A word from our Priest, Fr. Richard: “The Gospel Passage Luke 24:13-35 is all about an Encounter with Jesus Christ! Jesus approaches his disciples, meets them where they are, asks them a question, listens to them, challenges them, opens the Sacred Scriptures to them, waits for the disciples to invite him into their home, he enters their home, the disciples recognize Jesus in the Breaking of the Bread (The Eucharist), the disciples go off into the night (without fear) to share the Good News with others. Mass is a Real Encounter with Jesus! Come live this encounter with us at St. John the Evangelist and Immaculate Conception (Psalm 121:1-2)!”
Receiving First Holy Communion
Typically we celebrate this rite of passage here at St. John the Evangelist in the second grade, and so our Catholic Faith Formation in that grade is geared towards this goal of First Holy Communion. For a Catholic family, First Holy Communion is a wonderful moment in their lives; for each generation remembers with joy something of their first Holy Communion, and sees before them the future in this second grader, who is now even more fully integrated into the worshiping Church. We love the Lord, and we would not dream of being out of Communion with Him or with his Church. This is, thus, an essential rite of passage for any Catholic. First Holy Communion is one of the three Sacraments of Initiation: Baptism, First Holy Communion, and Confirmation.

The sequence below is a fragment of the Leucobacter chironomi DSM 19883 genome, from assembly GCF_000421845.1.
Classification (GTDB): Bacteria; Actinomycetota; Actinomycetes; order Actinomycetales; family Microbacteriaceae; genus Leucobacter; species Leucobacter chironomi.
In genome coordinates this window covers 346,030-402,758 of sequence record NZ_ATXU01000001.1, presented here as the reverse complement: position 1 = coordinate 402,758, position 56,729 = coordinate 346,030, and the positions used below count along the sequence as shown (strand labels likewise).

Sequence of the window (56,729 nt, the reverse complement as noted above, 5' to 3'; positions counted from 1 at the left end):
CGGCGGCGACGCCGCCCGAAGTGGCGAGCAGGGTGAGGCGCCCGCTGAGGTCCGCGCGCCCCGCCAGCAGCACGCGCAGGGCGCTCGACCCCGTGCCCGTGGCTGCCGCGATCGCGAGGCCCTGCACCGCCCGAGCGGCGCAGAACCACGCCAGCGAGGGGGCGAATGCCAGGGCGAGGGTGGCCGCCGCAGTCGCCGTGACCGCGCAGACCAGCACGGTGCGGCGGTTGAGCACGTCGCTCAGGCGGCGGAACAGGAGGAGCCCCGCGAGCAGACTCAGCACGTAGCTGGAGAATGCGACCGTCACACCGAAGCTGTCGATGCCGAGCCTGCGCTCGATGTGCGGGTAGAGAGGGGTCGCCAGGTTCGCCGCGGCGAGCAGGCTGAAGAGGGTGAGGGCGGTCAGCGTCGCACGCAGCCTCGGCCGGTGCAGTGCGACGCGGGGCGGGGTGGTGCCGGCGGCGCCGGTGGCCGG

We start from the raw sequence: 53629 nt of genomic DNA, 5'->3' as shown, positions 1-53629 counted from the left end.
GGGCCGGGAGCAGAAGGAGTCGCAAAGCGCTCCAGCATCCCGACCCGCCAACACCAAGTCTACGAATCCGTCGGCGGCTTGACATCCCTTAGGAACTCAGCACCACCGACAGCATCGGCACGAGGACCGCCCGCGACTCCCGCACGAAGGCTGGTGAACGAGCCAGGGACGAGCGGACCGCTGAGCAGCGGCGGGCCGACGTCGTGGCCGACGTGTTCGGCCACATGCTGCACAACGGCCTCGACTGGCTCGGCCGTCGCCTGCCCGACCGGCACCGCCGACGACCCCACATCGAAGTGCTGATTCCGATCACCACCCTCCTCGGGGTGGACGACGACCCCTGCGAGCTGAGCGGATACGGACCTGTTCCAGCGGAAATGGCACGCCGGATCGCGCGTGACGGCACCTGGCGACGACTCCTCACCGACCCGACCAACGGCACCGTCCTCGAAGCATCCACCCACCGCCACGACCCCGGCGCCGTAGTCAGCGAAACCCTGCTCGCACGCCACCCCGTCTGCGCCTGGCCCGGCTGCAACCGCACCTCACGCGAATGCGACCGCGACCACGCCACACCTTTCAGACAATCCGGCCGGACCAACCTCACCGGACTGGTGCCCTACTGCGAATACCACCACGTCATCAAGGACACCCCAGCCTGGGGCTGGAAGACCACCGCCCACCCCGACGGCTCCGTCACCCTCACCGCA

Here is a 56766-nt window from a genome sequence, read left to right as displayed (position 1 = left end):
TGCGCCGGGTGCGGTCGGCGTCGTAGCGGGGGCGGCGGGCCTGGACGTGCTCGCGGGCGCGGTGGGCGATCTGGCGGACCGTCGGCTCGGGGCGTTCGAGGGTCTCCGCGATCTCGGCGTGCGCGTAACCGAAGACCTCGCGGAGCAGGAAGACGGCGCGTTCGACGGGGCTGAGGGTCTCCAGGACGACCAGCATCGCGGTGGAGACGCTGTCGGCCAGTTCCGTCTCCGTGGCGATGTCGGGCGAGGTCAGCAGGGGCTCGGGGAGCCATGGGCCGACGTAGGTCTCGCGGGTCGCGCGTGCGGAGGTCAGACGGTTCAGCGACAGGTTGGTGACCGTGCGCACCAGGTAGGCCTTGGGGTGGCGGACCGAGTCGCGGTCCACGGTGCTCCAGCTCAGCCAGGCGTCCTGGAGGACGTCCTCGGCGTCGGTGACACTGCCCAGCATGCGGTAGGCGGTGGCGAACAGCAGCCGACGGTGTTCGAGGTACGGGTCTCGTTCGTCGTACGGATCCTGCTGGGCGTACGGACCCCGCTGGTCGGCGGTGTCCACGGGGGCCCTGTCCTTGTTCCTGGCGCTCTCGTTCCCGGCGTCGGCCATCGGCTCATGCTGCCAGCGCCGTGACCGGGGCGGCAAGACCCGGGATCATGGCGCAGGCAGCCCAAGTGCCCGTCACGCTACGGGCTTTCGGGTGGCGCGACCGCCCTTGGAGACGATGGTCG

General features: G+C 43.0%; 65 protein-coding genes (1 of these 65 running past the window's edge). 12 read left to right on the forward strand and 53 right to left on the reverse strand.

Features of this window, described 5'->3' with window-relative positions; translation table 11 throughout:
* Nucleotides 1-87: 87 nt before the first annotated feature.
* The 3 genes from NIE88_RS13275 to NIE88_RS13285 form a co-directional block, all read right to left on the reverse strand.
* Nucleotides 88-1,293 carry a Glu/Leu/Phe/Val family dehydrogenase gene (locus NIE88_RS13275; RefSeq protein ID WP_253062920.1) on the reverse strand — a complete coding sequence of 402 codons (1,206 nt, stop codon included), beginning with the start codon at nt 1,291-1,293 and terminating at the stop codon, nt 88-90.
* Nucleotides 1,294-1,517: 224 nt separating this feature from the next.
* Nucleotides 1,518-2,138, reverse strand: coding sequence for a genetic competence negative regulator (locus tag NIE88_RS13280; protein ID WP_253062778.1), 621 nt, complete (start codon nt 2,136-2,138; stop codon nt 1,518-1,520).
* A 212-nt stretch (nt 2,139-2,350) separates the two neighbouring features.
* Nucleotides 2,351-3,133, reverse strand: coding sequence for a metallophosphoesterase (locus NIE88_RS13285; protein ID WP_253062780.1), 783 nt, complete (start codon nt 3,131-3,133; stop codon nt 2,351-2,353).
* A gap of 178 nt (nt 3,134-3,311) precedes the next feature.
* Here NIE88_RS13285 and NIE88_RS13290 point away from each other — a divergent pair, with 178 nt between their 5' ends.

Preparing for First Confession and First Holy Communion begins with the first class of the year and continues until the day of First Communion. Parents are required to attend a First Confession class with their child as preparation for this sacrament. The family is also asked to meet with the other families preparing for First Communion for an afternoon of instruction, fellowship and the sharing of a meal. This Parent and Child Meeting is an important step in preparation for First Communion. It’s an enjoyable family get-together and takes place outside of class time.